“About this piece of wood, Szófia, how big does it have to be?” I ask. We pace around the outskirts of the woods, carrying a duffel bag with a saw, a machete, gloves, rope and other utilities we definitely over packed. “Sofi?”
Szófia examines a tree. She turns to me and shrugs. “I’m not sure, Petra,” she says. “We should be cautious and cut a block roughly the size of the original wooden totem. That makes the most sense, no?”
“I guess so. We don’t really have any other reference point,” I respond, shining my phone’s flashlight over random trees. We walk over rolling foot hills, hidden rocks and mounds of dirt as we examine bark in an attempt to find the perfect piece. “Did he say anything else in his Facebook message? Like, does the bark need blood on it, is there any special thing we need to do to it, or anything like that?” I ask Szófia, getting irritated at how much more complicated this is turning out to be. In the distance, there are flash lights and men patrolling. There are also police lights rotating in the distance with their sirens off. “We should probably speed this up actually, Szófia,” I say stumbling over a rock. I lose my balance and stumble down a small hill, screaming at the top of my lungs. The duffel bag with the rope, machete and other tools tears open, and the contents spill around me. I grab the machete and dig into the ground to support myself up. The ground beneath me is saturated and makes a slimy, suction sound when I walk over it. I step over dense branches that crack under my weight and stomp into a wet hole filled with warm, wet garbage. I wail and panic, kicking and shrieking profanities, until a light shines on me. I see man’s face. It’s an officer.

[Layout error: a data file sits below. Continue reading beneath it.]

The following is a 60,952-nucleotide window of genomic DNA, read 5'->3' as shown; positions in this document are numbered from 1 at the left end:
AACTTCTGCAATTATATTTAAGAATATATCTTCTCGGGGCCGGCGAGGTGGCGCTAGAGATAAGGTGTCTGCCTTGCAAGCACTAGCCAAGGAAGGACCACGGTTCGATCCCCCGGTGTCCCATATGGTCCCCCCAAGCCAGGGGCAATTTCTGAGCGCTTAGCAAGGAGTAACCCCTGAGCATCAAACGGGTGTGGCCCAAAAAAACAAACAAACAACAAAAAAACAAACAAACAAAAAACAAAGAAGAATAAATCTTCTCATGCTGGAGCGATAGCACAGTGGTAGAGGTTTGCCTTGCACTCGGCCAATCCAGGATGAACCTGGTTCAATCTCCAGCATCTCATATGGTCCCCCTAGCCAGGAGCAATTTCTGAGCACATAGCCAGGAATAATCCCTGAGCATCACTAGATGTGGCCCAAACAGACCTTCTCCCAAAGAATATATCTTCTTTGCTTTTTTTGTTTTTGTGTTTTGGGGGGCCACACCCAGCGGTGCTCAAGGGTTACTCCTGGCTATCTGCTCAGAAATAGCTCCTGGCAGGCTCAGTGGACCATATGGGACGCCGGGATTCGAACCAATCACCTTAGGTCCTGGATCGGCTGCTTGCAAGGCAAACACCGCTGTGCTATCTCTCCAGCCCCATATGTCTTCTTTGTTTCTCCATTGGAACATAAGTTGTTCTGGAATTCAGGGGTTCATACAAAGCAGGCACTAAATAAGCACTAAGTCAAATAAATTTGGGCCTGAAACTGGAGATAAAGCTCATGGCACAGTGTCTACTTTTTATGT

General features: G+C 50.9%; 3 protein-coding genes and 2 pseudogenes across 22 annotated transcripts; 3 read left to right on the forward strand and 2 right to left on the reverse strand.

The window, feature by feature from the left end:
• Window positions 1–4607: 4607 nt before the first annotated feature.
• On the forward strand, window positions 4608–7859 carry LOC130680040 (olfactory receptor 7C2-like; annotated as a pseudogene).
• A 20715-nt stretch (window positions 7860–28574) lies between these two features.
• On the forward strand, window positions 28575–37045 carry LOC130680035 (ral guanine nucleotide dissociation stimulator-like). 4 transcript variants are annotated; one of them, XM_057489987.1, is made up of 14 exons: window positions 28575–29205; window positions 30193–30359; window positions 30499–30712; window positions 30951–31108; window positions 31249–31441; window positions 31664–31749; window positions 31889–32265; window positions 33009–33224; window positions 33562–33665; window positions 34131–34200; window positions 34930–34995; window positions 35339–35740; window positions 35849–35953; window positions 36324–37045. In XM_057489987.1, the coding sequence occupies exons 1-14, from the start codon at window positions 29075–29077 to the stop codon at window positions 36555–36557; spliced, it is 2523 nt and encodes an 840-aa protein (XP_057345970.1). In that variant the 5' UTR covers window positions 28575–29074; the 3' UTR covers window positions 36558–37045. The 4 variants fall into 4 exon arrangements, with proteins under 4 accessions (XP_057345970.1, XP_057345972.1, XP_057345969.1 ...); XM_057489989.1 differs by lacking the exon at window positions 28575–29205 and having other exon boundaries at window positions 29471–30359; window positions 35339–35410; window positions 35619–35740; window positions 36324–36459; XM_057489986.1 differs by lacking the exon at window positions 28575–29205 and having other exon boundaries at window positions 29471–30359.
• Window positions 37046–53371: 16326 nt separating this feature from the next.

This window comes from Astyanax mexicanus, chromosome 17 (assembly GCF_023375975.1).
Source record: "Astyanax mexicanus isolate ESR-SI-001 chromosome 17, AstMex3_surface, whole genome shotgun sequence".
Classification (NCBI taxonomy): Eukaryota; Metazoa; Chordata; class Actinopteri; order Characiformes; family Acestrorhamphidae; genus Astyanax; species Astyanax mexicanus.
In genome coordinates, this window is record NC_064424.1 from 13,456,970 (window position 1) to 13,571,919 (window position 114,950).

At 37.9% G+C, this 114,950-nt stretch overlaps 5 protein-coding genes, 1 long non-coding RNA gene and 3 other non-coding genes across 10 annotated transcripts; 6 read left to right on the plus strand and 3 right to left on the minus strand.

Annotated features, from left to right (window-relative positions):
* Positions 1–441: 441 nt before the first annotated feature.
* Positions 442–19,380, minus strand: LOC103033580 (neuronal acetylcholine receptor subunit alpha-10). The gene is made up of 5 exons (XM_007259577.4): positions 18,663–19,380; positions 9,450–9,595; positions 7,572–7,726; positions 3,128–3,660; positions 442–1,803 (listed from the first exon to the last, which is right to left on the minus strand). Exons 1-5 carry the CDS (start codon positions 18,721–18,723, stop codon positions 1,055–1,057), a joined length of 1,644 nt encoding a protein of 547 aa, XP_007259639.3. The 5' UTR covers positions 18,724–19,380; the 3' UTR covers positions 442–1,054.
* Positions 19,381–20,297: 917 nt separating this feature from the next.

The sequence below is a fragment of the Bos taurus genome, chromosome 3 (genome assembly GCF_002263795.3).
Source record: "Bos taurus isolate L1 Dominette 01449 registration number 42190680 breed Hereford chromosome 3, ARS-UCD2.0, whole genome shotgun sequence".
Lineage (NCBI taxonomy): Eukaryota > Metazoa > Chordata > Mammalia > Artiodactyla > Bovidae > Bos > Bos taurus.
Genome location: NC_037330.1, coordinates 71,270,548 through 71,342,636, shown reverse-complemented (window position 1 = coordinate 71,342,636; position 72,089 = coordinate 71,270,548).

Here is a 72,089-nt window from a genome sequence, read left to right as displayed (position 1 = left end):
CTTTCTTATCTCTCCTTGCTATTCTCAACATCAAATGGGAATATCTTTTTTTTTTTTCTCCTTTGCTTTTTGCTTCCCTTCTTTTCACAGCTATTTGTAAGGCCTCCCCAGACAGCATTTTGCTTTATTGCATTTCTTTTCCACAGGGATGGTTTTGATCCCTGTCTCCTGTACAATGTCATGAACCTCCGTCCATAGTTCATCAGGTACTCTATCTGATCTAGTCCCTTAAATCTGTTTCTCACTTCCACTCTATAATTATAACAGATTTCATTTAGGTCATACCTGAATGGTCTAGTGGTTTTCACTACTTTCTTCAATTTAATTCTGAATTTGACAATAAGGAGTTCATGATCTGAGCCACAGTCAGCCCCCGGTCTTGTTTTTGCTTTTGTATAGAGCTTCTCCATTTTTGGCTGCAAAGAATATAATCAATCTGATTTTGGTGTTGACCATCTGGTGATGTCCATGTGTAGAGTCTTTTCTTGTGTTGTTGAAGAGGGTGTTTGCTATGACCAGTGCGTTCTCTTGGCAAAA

At first, he looks stunned, then he leans against his radio and says, “This is Officer Smith, near the shack on the lower west side of the forest. I need back up. I repeat, back up requested.” His eyes shift and he slides his gun out of his holster and shouts, “Drop your weapon and put your hands up! Hands where I can see them, now, ma’am!” I slowly step back, crunching over more sturdy branches. I put my hands up while walking backwards. Something wet slides down my arm and I flinch. My foot gets caught again in another cavity. I look down. “Fuck me,” I mutter, walking over a pieces of a fresh shredded corpse. The officer panics and cocks his weapon. “I said, don’t move!” he screams, frightened. His hands are shaking and his eyes are wide. He grits his clacking teeth and breathes through his mouth, frantic and anxious. A group of men scramble over to us and surround me. There’s a loud click, then a bright light blinds me. I scream and start crying as officers cuff me and recite my rights.
They escort me away and I see Szófia standing between some trees. Her phone illuminates her concerned face. When the light disappears, so does she. I glance at the spot where I was standing and feel sick. My tools and torn duffel bag are scattered between mounds of flesh and limbs. The branches I stomped on were bones. A cop slams me against his car. “We found several bodies. You look like a nice lady. If I were you, I’d get a lawyer and keep my mouth shut,” he says, forcing me into the back seat. He and his partner drive me to the police station. The air is thick and smells sterile and waxy, like a school. “Name,” the officer demands, assertively. He doesn’t make eye contact. Another officer approaches me and guides my hands through the finger printing process. “We’re holding you in custody for the next few days. You are the first and only murder suspect for the recent forest killings,” he says, indifferent and robotic. His hands are cold, clammy and pale. I shudder and shake feeling even sicker to my stomach.